Nonviolent Communication highlights three modes of communication: honest self-expression, empathic listening, and empathic self-connection.
NVC delineates four components of communication:
We are trained to make careful observations free of evaluation, and to specify behaviors and conditions that are affecting us. We learn to hear our own deeper needs and those of others, and to identify and clearly articulate what we are wanting in a given moment. When we focus on clarifying what is being observed, felt, and needed, rather than on diagnosing and judging, we discover the depth of our own compassion. Through its emphasis on deep listening—to ourselves as well as others—NVC fosters respect, attentiveness and empathy, and engenders a mutual desire to give from the heart. The form is simple, yet powerfully transformative.
The word "need" as used in Nonviolent Communication only approximately corresponds to the way most people use the word. In Nonviolent Communication, a Need is a something that our humanity calls us to seek, something universal. Each need is something we can all relate to, though a given need might be more intense for some people or at some times or certain situations.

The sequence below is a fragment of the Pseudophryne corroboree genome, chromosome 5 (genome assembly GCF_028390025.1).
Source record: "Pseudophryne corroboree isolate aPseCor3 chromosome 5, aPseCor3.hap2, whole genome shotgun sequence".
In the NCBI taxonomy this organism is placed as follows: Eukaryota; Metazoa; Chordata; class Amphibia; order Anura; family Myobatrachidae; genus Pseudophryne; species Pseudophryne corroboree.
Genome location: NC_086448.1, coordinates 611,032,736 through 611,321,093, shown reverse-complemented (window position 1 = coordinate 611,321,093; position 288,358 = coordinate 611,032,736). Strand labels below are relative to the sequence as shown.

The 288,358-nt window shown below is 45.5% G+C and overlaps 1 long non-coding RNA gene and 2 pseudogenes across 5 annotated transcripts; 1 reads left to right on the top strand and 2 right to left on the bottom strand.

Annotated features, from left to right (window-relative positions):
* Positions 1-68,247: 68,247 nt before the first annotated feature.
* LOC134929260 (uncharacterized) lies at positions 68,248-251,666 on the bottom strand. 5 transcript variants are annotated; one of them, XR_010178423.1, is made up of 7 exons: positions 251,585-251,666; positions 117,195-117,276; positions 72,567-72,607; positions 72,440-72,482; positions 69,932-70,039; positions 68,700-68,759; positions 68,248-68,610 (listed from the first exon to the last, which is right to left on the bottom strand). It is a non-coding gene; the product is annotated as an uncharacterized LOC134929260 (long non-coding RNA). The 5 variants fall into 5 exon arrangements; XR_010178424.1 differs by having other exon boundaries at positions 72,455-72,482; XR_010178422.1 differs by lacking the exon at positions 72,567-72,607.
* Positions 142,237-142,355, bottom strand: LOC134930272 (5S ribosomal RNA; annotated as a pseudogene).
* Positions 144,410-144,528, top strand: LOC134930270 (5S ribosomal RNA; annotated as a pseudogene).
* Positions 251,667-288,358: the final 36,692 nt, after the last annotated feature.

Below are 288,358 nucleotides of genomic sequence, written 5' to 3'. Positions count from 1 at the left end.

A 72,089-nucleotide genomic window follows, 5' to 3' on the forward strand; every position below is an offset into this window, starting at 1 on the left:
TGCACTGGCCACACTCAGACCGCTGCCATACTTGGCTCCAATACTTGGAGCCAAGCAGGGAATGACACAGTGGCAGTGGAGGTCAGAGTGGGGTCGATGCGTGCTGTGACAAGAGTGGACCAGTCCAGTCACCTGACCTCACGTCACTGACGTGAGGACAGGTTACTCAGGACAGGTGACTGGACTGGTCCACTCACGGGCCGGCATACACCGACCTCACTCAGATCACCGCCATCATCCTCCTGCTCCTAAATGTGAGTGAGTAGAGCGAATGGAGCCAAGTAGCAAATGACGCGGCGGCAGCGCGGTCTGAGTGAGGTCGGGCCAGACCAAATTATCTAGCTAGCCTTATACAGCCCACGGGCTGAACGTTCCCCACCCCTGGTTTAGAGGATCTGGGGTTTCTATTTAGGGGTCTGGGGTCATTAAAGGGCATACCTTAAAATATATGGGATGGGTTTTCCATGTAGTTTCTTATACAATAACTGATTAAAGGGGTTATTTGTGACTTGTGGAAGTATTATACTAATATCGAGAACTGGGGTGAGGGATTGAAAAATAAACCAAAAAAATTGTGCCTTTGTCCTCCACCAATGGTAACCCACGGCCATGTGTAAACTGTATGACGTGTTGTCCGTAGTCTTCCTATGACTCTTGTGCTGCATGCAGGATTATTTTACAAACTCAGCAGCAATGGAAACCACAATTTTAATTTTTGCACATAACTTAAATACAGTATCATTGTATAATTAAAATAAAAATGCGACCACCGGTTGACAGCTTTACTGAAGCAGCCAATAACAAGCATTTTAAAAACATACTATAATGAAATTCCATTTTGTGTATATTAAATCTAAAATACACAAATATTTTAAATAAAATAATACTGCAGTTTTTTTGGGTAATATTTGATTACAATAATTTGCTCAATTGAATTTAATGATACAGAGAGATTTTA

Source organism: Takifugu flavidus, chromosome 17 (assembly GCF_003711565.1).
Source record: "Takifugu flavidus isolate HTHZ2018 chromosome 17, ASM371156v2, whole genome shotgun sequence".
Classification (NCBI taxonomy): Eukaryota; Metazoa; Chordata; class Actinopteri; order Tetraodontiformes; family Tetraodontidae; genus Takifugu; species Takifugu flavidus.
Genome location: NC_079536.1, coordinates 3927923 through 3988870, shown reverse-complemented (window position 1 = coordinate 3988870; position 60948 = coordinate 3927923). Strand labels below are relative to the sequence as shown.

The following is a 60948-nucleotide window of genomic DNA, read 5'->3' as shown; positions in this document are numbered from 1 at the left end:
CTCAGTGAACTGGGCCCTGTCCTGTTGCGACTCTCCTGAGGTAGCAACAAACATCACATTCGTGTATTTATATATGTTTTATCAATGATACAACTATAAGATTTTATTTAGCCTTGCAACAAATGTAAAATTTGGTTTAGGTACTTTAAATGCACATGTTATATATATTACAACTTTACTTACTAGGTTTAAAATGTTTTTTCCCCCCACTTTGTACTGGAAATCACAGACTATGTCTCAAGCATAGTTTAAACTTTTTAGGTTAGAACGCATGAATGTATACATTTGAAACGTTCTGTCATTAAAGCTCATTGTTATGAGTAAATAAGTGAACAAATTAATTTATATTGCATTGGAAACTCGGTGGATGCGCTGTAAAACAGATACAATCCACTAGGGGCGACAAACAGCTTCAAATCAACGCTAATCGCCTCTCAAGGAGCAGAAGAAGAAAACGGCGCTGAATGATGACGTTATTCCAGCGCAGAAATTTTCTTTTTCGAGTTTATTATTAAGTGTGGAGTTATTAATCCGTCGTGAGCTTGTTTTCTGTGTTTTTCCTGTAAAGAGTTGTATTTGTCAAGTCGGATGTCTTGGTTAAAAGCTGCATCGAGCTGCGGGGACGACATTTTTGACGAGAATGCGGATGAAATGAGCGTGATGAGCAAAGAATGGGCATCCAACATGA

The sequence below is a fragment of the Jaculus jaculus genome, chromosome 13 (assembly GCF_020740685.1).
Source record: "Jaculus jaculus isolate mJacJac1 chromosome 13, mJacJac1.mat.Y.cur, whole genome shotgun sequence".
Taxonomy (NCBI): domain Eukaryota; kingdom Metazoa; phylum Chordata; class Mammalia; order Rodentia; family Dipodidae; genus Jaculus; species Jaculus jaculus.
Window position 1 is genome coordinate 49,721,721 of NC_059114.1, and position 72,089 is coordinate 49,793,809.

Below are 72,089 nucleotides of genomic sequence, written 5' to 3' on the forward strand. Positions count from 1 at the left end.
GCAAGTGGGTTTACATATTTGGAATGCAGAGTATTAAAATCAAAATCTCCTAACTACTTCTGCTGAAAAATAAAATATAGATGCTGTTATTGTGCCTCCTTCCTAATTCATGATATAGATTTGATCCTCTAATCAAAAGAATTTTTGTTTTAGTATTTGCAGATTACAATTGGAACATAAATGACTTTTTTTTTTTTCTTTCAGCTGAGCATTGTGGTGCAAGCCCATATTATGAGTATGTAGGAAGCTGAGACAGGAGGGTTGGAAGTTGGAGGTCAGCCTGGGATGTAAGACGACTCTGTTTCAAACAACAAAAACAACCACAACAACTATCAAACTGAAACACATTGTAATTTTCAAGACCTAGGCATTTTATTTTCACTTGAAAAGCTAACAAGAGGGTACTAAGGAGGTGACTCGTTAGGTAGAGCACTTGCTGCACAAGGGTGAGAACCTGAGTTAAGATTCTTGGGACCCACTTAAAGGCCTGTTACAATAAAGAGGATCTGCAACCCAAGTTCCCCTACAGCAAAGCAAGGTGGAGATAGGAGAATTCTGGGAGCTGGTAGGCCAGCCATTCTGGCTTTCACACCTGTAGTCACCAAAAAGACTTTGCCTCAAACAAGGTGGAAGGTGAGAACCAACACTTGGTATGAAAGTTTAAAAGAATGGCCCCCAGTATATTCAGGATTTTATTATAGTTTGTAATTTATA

It is important to distinguish between Needs and Strategies. If I want a fancy sports car, that's not a Need because it's not inherent that all human want a sports car. However, I might want a sports car as a Strategy for meeting a Need for excitement. Valuing excitement is a universal experience.
Shifting our attention from Strategies to Needs has the power to transform conflict because (1) the universality of needs means that all parties to the conflict can understand and appreciate what is at issue, and (2) the focus on needs introduces flexibility, since there are likely to be ways to meet the need one wouldn't have thought of if one clung to the idea that the strategy was what was important.
People typically respond to demands by either giving in but resenting it, or by rebelling. As a result, getting things done by making demands tends to be something that you will ultimately pay for through degraded relationships.
Nonviolent Communication recommends learning how to pursue meeting our needs by making Requests. You know that something is a Request if a response of "no" does not provoke retaliation. Nonviolent Communication offers ways to appreciate receiving a "no" and treat it as simply one step along the path towards meeting everyone's needs, including your own.
The above notes provide pointers to some of the key ideas of Nonviolent Communication. There are many additional ideas, and great depth to those already mentioned, which you can learn if you make a study of Nonviolent Communication.